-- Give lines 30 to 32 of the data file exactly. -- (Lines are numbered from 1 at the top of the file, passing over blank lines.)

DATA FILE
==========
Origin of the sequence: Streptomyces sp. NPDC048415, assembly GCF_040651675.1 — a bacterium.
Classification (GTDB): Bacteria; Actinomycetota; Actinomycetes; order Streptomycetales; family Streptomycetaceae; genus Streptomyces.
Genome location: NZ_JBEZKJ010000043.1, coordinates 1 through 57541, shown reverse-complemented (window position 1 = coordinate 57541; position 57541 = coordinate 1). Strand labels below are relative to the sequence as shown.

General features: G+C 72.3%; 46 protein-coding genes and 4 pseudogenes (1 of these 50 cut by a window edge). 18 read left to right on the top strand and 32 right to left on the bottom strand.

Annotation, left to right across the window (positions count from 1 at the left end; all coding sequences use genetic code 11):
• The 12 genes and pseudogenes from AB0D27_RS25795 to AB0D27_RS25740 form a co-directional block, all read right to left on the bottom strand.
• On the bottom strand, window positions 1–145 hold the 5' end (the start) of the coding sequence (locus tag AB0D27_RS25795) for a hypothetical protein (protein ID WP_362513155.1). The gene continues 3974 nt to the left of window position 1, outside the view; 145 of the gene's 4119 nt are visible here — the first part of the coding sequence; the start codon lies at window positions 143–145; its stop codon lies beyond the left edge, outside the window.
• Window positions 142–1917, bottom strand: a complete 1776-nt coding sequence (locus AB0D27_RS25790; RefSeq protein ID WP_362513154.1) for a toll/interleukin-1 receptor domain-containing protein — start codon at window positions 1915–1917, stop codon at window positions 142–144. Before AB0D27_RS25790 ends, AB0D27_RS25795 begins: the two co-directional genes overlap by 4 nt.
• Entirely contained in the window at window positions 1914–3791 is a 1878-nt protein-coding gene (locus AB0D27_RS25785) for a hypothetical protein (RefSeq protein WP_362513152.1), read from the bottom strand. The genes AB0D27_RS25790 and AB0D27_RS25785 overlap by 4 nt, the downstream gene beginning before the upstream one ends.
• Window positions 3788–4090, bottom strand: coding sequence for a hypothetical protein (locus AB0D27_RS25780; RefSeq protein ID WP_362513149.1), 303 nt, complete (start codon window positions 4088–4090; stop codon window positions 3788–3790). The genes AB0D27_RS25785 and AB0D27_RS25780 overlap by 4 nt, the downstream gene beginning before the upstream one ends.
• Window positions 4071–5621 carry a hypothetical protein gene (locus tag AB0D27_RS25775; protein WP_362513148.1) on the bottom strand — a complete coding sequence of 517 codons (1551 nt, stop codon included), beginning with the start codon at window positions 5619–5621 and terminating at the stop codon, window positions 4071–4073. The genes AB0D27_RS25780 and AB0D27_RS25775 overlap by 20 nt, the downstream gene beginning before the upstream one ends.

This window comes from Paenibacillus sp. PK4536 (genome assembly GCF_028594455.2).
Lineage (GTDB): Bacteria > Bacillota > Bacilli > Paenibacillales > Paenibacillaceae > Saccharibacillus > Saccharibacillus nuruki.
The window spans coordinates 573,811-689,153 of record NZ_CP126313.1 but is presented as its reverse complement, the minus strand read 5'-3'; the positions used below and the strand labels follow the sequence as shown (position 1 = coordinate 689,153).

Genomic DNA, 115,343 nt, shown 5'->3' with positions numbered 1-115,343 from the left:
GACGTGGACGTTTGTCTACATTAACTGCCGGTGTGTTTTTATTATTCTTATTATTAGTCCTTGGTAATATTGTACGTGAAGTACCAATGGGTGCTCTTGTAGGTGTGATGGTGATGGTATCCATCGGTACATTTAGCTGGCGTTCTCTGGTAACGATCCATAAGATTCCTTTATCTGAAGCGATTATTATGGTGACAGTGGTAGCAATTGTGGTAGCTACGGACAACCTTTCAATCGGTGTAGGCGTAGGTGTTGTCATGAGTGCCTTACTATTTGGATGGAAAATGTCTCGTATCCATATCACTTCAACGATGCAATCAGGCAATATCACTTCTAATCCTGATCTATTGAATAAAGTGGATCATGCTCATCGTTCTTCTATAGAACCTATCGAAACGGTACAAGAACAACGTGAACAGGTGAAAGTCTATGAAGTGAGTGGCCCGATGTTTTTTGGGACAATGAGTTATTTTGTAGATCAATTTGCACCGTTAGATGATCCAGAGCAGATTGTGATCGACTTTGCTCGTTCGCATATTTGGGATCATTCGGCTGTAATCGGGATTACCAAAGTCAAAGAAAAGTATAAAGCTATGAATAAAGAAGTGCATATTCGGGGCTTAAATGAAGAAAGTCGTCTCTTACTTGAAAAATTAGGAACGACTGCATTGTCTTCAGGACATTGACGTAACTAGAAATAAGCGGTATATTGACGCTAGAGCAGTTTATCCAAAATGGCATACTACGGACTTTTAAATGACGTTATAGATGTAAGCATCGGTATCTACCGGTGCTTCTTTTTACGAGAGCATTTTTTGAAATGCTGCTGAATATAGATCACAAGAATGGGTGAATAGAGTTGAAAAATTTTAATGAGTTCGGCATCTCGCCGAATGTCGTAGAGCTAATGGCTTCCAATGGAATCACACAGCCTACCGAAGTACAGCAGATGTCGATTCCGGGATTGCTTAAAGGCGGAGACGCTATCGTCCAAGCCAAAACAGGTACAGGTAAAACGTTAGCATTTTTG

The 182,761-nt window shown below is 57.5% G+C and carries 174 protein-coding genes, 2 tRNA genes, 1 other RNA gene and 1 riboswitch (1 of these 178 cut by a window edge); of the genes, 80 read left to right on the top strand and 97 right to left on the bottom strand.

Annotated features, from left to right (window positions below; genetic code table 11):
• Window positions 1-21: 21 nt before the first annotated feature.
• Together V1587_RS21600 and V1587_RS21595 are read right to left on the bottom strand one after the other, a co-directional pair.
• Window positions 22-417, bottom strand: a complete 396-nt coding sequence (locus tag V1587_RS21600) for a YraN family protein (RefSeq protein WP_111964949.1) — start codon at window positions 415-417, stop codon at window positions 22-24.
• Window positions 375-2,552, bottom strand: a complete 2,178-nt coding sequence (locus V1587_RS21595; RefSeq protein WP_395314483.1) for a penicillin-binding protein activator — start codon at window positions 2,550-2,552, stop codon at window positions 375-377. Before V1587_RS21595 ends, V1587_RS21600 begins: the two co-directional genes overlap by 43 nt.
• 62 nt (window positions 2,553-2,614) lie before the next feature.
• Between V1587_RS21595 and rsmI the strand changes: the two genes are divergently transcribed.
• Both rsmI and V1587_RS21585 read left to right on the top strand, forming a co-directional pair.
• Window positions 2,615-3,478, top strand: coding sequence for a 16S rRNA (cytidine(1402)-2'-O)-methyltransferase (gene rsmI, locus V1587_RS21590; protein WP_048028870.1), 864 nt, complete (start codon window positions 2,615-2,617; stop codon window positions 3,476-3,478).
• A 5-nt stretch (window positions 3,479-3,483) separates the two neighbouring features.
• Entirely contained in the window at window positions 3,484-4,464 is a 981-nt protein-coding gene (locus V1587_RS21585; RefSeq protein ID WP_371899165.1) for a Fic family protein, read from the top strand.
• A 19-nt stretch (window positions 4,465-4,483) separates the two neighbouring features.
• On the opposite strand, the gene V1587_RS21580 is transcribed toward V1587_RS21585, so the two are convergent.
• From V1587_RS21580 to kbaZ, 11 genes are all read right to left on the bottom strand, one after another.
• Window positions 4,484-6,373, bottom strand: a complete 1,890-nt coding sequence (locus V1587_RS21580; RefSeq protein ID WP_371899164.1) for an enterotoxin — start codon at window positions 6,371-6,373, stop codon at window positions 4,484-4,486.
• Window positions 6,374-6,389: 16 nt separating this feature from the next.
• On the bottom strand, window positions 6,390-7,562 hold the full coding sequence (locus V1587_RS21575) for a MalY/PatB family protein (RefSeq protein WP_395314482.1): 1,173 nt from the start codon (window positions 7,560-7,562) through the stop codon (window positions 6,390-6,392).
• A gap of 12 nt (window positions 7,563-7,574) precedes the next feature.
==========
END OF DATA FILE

• On the opposite strand, the gene V1587_RS21580 is transcribed toward V1587_RS21585, so the two are convergent.
• From V1587_RS21580 to kbaZ, 11 genes are all read right to left on the bottom strand, one after another.
• Window positions 4,484-6,373, bottom strand: a complete 1,890-nt coding sequence (locus V1587_RS21580; RefSeq protein ID WP_371899164.1) for an enterotoxin — start codon at window positions 6,371-6,373, stop codon at window positions 4,484-4,486.